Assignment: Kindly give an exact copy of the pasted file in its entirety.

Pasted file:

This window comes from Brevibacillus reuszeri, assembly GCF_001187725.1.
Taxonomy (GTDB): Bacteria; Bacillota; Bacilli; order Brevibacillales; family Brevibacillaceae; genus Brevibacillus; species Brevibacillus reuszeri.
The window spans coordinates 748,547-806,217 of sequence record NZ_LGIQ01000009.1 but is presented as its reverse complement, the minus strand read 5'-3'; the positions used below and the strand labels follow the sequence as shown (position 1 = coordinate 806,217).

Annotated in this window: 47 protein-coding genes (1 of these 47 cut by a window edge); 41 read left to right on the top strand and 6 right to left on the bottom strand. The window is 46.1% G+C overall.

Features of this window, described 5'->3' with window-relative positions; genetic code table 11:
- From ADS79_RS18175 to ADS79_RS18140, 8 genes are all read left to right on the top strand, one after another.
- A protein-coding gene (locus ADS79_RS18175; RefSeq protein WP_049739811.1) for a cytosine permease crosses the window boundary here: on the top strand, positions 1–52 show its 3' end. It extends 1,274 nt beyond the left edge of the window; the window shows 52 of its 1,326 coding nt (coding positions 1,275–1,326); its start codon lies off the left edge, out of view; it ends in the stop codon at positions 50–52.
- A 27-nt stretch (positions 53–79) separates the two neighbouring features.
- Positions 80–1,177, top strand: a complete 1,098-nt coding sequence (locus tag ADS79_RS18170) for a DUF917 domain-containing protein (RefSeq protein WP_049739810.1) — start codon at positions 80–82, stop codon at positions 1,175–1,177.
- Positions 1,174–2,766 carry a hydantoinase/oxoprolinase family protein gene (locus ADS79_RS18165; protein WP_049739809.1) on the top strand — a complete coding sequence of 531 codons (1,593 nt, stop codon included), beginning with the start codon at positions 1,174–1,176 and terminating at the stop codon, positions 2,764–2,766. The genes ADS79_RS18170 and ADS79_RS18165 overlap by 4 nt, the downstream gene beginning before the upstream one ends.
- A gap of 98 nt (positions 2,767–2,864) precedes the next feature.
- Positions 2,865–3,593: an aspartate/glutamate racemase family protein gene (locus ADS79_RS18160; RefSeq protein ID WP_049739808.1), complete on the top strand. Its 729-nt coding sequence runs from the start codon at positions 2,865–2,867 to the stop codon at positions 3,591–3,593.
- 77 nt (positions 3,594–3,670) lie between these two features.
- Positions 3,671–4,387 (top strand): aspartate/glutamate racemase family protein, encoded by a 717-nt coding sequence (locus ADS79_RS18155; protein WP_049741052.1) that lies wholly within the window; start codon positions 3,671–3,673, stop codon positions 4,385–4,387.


This window comes from Brevibacillus reuszeri, assembly GCF_001187725.1.
Taxonomy (GTDB): Bacteria; Bacillota; Bacilli; order Brevibacillales; family Brevibacillaceae; genus Brevibacillus; species Brevibacillus reuszeri.
The window spans coordinates 748,547-806,217 of sequence record NZ_LGIQ01000009.1 but is presented as its reverse complement, the minus strand read 5'-3'; the positions used below and the strand labels follow the sequence as shown (position 1 = coordinate 806,217).

Annotated in this window: 47 protein-coding genes (1 of these 47 cut by a window edge); 41 read left to right on the top strand and 6 right to left on the bottom strand. The window is 46.1% G+C overall.

Features of this window, described 5'->3' with window-relative positions; genetic code table 11:
- From ADS79_RS18175 to ADS79_RS18140, 8 genes are all read left to right on the top strand, one after another.
- A protein-coding gene (locus ADS79_RS18175; RefSeq protein WP_049739811.1) for a cytosine permease crosses the window boundary here: on the top strand, positions 1–52 show its 3' end. It extends 1,274 nt beyond the left edge of the window; the window shows 52 of its 1,326 coding nt (coding positions 1,275–1,326); its start codon lies off the left edge, out of view; it ends in the stop codon at positions 50–52.
- A 27-nt stretch (positions 53–79) separates the two neighbouring features.
- Positions 80–1,177, top strand: a complete 1,098-nt coding sequence (locus tag ADS79_RS18170) for a DUF917 domain-containing protein (RefSeq protein WP_049739810.1) — start codon at positions 80–82, stop codon at positions 1,175–1,177.
- Positions 1,174–2,766 carry a hydantoinase/oxoprolinase family protein gene (locus ADS79_RS18165; protein WP_049739809.1) on the top strand — a complete coding sequence of 531 codons (1,593 nt, stop codon included), beginning with the start codon at positions 1,174–1,176 and terminating at the stop codon, positions 2,764–2,766. The genes ADS79_RS18170 and ADS79_RS18165 overlap by 4 nt, the downstream gene beginning before the upstream one ends.
- A gap of 98 nt (positions 2,767–2,864) precedes the next feature.
- Positions 2,865–3,593: an aspartate/glutamate racemase family protein gene (locus ADS79_RS18160; RefSeq protein ID WP_049739808.1), complete on the top strand. Its 729-nt coding sequence runs from the start codon at positions 2,865–2,867 to the stop codon at positions 3,591–3,593.
- 77 nt (positions 3,594–3,670) lie between these two features.
- Positions 3,671–4,387 (top strand): aspartate/glutamate racemase family protein, encoded by a 717-nt coding sequence (locus ADS79_RS18155; protein WP_049741052.1) that lies wholly within the window; start codon positions 3,671–3,673, stop codon positions 4,385–4,387.